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Rosen: Gastro-oesophageal reflux – an increasing burden

Although gastro-oesophageal reflux disease (GORD) is a disorder that has been well known for decades, it is indisputable that it has become an increasing problem as a consequence of factors that are strongly associated with modern lifestyle in the so-called ‘civilized world’.

Continuously rising rates of obesity are strongly associated with an increasing number of patients who are seeking help from their doctors because of a reduction in their quality of life due to the reflux of gastric content and mechanically caused symptoms of hiatal hernia.

In addition to the impact of GORD on daily life and socioeconomic factors (e.g. medical costs), there is increasing scientific evidence of a strong correlation between GORD and a distinctive change to the histological pattern seen in oesophageal carcinoma, which shows a marked shift from squamous cell cancer in the mid and upper oesophagos to adenocarcinoma in the distal oesophagus and gastro-oesophageal junction.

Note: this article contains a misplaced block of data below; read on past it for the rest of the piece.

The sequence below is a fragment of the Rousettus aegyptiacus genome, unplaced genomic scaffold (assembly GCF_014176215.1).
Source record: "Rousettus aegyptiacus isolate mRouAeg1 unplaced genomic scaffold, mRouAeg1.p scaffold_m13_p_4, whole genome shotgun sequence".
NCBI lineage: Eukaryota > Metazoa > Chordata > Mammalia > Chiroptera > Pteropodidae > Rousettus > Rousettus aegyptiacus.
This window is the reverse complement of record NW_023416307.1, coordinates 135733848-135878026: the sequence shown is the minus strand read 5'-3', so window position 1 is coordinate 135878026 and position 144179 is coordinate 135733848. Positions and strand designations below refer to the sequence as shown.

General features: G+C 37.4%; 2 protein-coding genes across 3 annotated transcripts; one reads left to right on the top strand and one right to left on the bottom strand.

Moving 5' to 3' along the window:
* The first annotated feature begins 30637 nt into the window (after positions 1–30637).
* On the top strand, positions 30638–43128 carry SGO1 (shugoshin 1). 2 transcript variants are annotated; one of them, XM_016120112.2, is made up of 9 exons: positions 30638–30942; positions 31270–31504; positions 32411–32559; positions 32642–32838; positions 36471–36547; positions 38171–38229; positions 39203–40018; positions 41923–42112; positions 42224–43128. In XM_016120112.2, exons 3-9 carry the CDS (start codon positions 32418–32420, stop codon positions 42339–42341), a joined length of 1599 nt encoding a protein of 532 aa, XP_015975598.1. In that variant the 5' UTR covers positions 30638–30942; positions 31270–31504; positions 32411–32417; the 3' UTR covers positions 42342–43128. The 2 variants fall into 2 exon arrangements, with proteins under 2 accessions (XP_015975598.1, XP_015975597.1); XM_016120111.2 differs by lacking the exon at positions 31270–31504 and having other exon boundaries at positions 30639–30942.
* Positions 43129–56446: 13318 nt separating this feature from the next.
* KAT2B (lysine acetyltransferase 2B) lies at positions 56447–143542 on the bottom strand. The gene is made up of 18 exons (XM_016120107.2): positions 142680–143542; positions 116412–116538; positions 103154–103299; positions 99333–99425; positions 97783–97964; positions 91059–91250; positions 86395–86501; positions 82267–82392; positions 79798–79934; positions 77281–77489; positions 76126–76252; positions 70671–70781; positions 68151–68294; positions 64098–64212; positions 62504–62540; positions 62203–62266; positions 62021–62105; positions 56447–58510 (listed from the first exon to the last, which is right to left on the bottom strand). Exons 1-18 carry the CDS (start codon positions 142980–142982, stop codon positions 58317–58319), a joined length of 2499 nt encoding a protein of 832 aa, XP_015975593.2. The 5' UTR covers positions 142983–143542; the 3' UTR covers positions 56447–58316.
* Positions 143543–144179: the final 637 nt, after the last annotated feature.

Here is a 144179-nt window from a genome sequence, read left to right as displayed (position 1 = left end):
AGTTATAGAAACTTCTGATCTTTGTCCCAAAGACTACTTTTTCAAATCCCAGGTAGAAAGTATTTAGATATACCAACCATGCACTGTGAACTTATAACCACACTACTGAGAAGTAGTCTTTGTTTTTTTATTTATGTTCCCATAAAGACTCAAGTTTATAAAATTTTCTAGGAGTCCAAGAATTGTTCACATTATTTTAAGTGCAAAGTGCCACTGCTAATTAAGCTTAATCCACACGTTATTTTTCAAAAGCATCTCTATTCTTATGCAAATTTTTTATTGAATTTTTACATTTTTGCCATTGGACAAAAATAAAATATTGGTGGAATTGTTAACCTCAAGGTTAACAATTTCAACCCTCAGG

Therefore, physicians are increasingly confronted by the need to evaluate early those individuals who are at risk of developing cancer, while also dealing with the significantly larger number of patients who seek relief from symptoms that are reducing their quality of life.

In contrast to the standard therapeutic approaches of the past, there has been a recent shift towards a more individualized approach in the treatment of patients suffering from GORD. Long-standing conservative therapies with proton pump inhibitors and/or antacids have been discussed with growing dissatisfaction in recent literature.

For this reason, and as a result of technical innovations, alternative (but still minimally invasive) therapeutic approaches, which can be endoscopic and/or surgical, are increasingly available for the prevention of GORD.

We are extremely grateful that this significant topic has been addressed in two excellent reviews by the Head of Upper Gastrointestinal Surgery at the Medical University of Vienna, Professor Sebastian Schoppmann, which will give the readers of this issue of the Hamdan Medical Journal an authoritative overview of the modern management of this important disorder.


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